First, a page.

Blockchain can be a powerful tool for transforming green finance, knowing that transparency and traceable information are key to measuring and monitoring climate impact …
The benefits of blockchain for green finance
Financing the transition to a low-carbon future could find new momentum thanks to the blockchain. In fact, the technology uses a database capable of keeping a complete record of any transaction that has taken place within a network. It can be useful in a number of areas, including maintaining a land register, medical records, but also green finance. To this end, it can help improve the carbon emissions market, clean energy distribution, climate finance flows, greenhouse gas emissions monitoring and reporting … In addition, revenues generated by various blockchain projects they can be used for various charitable causes. The Philcoin platform is an example of this, allowing you to generate passive income streams, but also to donate accumulated funds to various NGOs, in compliance with the 17 United Nations Sustainable Development Goals. There are other initiatives such as SolarCoin which offers tokens to people who install solar energy.
The “NFT” plantation model.
Tokenization of trees, as part of a regenerative finance program, can help decarbonise the atmosphere. Smart Forest, a Polish startup, is an example of investing in forests using the power of the blockchain. The company offers entrance fees starting at € 40 to subscribe to a plantation through the acquisition of an NFT. On its plantations in Romania, where the land is more accessible, Smart Forest cultivates paulownia. According to the company, one hectare of planting of this variety can save “up to 30 hectares of natural forest” thanks to its high productivity. Veritree, a Canadian company operating on the same blockchain reforestation model, aims to plant 1 billion trees by 2030. It uses technology that can monitor, verify and track plantations. This company has partnered with many companies, including the Korean multinational Samsung.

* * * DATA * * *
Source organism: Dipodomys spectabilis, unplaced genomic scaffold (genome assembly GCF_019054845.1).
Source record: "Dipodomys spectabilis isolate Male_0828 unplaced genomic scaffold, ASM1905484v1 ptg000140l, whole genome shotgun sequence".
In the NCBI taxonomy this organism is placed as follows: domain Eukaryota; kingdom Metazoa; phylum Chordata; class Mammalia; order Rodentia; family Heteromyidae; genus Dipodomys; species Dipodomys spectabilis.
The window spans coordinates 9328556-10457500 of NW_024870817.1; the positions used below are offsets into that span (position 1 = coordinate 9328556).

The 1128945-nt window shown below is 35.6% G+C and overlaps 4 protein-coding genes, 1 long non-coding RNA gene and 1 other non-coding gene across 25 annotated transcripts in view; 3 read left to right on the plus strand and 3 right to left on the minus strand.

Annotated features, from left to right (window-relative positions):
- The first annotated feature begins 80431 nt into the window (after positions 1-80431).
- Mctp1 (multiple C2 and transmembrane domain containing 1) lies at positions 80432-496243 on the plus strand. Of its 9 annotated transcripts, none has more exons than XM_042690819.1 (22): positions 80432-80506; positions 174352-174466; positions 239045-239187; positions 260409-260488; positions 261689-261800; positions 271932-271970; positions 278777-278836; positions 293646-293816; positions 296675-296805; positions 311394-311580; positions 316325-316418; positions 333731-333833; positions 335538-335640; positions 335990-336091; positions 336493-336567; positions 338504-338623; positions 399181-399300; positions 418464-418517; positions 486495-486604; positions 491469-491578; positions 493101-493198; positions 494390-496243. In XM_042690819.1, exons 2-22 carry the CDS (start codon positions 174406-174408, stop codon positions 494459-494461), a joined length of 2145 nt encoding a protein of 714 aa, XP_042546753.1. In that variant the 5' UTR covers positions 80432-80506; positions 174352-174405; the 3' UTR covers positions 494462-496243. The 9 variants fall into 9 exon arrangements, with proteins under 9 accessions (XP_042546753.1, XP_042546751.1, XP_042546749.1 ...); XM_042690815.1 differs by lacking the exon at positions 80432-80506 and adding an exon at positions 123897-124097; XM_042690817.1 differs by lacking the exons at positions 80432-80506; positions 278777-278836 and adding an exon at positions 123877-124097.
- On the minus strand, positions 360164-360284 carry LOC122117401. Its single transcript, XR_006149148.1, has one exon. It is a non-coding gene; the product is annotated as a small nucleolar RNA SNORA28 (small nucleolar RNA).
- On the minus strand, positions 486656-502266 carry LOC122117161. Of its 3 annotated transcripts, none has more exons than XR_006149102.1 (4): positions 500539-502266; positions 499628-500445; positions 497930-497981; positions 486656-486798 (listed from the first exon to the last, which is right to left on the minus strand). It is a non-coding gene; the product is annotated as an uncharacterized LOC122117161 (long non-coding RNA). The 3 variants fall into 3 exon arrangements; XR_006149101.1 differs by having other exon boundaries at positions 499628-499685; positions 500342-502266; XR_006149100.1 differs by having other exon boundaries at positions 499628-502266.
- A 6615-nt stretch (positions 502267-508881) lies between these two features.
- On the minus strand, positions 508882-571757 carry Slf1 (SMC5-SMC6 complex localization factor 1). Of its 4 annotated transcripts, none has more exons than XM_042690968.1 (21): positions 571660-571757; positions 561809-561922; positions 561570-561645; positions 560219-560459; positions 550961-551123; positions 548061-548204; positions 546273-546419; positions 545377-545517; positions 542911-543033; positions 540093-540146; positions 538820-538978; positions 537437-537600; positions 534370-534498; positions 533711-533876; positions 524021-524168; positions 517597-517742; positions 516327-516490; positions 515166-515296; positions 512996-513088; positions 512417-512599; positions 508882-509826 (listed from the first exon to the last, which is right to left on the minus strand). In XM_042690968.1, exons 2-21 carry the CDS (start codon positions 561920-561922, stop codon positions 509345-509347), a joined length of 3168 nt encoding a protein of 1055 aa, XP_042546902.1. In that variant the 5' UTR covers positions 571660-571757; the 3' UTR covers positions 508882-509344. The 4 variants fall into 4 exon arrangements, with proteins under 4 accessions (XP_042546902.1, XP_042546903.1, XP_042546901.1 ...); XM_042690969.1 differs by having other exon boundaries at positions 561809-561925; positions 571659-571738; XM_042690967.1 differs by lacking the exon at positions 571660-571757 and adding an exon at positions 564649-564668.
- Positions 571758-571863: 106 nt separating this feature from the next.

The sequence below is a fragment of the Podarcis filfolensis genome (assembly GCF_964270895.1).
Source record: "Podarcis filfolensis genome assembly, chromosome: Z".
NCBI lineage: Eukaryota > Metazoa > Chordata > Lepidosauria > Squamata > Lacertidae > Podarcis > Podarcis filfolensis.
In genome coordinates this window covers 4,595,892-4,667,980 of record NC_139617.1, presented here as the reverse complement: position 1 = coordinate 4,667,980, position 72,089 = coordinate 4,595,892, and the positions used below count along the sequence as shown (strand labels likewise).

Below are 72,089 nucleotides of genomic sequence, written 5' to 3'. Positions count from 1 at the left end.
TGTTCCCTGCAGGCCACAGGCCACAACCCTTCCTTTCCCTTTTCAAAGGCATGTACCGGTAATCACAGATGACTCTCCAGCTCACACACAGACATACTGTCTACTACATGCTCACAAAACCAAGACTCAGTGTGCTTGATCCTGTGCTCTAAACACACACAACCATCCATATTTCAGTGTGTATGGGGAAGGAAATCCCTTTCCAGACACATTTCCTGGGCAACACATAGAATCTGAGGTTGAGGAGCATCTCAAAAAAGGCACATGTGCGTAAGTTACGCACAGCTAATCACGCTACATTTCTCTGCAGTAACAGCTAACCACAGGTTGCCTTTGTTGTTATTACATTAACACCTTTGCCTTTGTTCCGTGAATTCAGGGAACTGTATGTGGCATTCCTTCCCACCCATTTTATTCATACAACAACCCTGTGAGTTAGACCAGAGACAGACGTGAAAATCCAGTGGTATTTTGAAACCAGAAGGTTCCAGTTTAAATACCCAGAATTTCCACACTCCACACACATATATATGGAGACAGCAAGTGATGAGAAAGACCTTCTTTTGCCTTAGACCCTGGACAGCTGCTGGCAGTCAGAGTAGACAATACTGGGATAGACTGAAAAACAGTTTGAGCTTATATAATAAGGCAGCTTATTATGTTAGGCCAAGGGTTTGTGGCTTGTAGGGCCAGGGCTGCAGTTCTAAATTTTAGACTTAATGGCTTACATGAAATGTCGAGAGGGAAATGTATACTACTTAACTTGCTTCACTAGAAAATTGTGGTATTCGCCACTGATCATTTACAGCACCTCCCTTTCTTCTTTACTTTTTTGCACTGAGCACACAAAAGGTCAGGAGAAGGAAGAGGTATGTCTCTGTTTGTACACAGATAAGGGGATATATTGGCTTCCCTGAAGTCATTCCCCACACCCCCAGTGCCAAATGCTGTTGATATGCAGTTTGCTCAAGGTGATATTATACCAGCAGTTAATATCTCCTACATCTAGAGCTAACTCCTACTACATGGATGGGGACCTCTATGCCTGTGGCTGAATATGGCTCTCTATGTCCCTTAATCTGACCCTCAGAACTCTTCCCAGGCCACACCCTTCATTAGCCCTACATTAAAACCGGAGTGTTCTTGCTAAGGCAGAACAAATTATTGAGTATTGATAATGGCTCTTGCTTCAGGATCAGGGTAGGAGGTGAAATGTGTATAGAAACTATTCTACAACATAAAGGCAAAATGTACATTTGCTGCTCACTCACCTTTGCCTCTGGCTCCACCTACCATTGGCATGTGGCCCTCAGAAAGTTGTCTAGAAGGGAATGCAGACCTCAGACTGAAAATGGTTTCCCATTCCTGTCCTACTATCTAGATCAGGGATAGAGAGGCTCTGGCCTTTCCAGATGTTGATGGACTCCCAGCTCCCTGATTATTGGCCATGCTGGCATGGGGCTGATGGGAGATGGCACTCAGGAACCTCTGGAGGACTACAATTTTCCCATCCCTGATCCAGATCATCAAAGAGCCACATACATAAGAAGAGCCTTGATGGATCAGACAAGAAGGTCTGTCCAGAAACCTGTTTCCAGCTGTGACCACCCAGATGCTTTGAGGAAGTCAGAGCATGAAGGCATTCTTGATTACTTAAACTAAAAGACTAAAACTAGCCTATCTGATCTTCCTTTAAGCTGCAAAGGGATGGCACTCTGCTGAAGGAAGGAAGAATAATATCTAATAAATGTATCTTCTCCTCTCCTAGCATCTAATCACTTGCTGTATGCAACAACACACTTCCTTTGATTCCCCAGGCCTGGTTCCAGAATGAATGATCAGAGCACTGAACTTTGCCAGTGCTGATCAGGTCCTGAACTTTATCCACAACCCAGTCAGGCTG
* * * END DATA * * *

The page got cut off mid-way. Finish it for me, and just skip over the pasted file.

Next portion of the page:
Improve the traceability of wood
Illegal logging and the “under the radar” timber trade are a problem for the authorities, who cannot monitor everything. Governments suffer in terms of lost revenue and damage to the environment. With its improved security and data traceability, blockchain can help certify supply chains for timber and other natural resources. Not to mention it can facilitate real-time timber tracking and traceability.
Tokenized “carbon credits”
Large companies find in the purchase of carbon credits, the way to achieve carbon neutrality by offsetting their CO2 emissions, a real devastation of modern times. Indeed, this practice can encounter several pitfalls, including duplication with different organizations often claiming credit for the same project. By moving these credits to the blockchain, regenerative finance projects hope to make transactions more transparent with irrefutable evidence released to investors, suppliers and regulators. This is the case with Moss.earth, a Brazil-based climate technology that aims to persuade landowners to grow trees rather than crops or livestock, by luring carbon credits. These credits are a way to make your forest land expensive. Single.Earth follows the same logic by offering tokens to encourage landowners to keep trees on their land rather than razing them for the benefit of agriculture. Specifically, the landowners put their properties on the Single.Earth platform and the company sends biologists to assess the ecological value of the plantation. Once certified, investors buy them, obtaining carbon credits in the form of tokens in exchange. In France, as Les Échos recently pointed out, the Château de Chambord is looking for a partner to enhance its vast forest by selling CO2 credits …
Still limits …
Emitting carbon credits on the blockchain can raise other environmental problems, as mining cryptocurrencies can consume significant amounts of energy. Additionally, blockchain isn’t necessarily the silver bullet for green planning given the volatility and instability of cryptocurrencies. If prices continue to fluctuate as much as some crypto assets, planning and sustainability becomes difficult … Continue!